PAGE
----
Nursing: Human Trafficking in Florida

17.95
Online
Mandatory
About the Course

Health care personnel are on the front lines of the fight against human trafficking. Nurses, physicians, physician assistants, and all health care personnel must be alert to the often-overlooked signs of trafficking in their patients. This course is designed to provide a sensitive overview of the issue of abuse in human trafficking and how it affects patients and their families. This course meets the continuing education requirement of the Florida State Board of Nursing for 2 contact hours of Human Trafficking.

Learning Outcomes:
Upon completion of the course, the learner will be able to:
  • Describe the incidence, scope, and types of human trafficking in Florida.
  • List risk factors and warning signs for those who may become or who are victims of human trafficking.
  • Discuss intervention strategies to approach trafficking victims and determine treatment.
  • Identify reporting agencies and community resources for Florida human trafficking victims.

About the Author:
Michelle Lyman, MD, MPH

Michelle Lyman, MD, MPH is a Family Medicine resident working at the University of North Carolina in Chapel Hill. She graduated from the University of South Florida College of Medicine in 2019 with a dual degree in medicine and a Master of Public Health specializing in epidemiology. Dr. Lyman also earned a graduate certificate through the Scholarly Excellence Leadership Experience and Collaborative Training (SELECT) program. During medical school, she worked with the Physicians Against Trafficking of Humans (PATH) through the American Medical Women’s Association (AMWA), as well as HEAL Trafficking, to promote improve medical education on trafficking. Dr. Lyman presented her work on simulation-based curriculum at several national conferences and has designed several inaugural training programs at her medical school that continue to this day. Her current training goals are to learn broad spectrum care to better serve vulnerable populations and foster community health.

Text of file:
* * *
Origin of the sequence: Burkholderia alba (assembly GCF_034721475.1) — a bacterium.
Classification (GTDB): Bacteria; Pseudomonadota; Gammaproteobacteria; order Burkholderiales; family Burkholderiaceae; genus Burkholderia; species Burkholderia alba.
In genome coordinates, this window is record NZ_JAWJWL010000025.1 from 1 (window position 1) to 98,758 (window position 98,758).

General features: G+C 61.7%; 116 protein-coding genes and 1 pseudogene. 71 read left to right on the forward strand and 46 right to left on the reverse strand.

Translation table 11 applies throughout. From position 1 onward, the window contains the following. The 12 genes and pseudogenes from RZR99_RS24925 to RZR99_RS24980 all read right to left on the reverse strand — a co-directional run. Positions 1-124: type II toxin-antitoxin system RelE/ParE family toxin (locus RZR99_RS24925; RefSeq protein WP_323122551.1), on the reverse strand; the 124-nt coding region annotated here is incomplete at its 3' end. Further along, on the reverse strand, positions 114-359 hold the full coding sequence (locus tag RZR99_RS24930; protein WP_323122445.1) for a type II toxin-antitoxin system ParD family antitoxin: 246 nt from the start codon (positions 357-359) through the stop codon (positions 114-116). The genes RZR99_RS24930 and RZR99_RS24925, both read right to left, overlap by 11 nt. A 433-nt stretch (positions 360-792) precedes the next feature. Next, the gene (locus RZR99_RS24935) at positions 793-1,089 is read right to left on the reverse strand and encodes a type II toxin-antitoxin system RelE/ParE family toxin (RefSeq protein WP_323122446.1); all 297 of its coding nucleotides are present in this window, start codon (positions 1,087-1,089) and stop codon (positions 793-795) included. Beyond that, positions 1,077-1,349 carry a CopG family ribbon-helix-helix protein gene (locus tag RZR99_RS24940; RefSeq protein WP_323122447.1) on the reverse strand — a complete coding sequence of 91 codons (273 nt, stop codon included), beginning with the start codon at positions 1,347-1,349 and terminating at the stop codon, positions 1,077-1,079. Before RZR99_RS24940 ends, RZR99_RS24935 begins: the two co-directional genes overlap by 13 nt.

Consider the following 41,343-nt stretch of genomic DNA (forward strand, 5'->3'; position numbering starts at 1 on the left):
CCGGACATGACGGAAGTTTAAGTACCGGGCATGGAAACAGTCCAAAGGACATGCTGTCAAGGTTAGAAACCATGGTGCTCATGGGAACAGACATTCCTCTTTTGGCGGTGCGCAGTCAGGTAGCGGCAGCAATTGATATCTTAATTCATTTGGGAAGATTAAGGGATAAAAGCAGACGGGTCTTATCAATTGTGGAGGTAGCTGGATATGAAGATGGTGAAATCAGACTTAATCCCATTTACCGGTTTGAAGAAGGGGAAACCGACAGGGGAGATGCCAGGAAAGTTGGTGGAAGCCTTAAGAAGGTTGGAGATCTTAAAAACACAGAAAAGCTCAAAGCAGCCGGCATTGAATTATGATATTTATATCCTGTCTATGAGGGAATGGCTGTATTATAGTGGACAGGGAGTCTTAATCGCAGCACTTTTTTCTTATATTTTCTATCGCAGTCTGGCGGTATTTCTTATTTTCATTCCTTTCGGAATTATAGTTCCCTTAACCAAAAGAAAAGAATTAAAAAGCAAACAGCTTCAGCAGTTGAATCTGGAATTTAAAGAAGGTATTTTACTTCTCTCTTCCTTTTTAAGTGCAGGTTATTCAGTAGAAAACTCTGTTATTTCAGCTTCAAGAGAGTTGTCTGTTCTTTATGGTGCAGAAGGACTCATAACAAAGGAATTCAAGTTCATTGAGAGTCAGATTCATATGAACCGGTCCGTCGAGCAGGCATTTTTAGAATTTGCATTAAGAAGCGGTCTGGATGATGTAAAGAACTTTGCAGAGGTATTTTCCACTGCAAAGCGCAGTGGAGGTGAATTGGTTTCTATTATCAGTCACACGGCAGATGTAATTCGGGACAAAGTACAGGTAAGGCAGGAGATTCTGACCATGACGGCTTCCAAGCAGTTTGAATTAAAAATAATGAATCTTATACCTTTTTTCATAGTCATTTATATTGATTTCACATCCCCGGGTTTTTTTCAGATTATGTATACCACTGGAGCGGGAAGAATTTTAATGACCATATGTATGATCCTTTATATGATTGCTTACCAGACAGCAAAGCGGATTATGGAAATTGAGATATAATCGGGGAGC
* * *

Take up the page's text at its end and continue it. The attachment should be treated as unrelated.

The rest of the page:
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Nursing: Human Trafficking in Florida

17.95
About the Course

Health care personnel are on the front lines of the fight against human trafficking. Nurses, physicians, physician assistants, and all health care personnel must be alert to the often-overlooked signs of trafficking in their patients. This course is designed to provide a sensitive overview of the issue of abuse in human trafficking and how it affects patients and their families. This course meets the continuing education requirement of the Florida State Board of Nursing for 2 contact hours of Human Trafficking.

Learning Outcomes:
Upon completion of the course, the learner will be able to:
  • Describe the incidence, scope, and types of human trafficking in Florida.
  • List risk factors and warning signs for those who may become or who are victims of human trafficking.
  • Discuss intervention strategies to approach trafficking victims and determine treatment.
  • Identify reporting agencies and community resources for Florida human trafficking victims.

About the Author:
Michelle Lyman, MD, MPH

Michelle Lyman, MD, MPH is a Family Medicine resident working at the University of North Carolina in Chapel Hill. She graduated from the University of South Florida College of Medicine in 2019 with a dual degree in medicine and a Master of Public Health specializing in epidemiology. Dr. Lyman also earned a graduate certificate through the Scholarly Excellence Leadership Experience and Collaborative Training (SELECT) program. During medical school, she worked with the Physicians Against Trafficking of Humans (PATH) through the American Medical Women’s Association (AMWA), as well as HEAL Trafficking, to promote improve medical education on trafficking. Dr. Lyman presented her work on simulation-based curriculum at several national conferences and has designed several inaugural training programs at her medical school that continue to this day. Her current training goals are to learn broad spectrum care to better serve vulnerable populations and foster community health.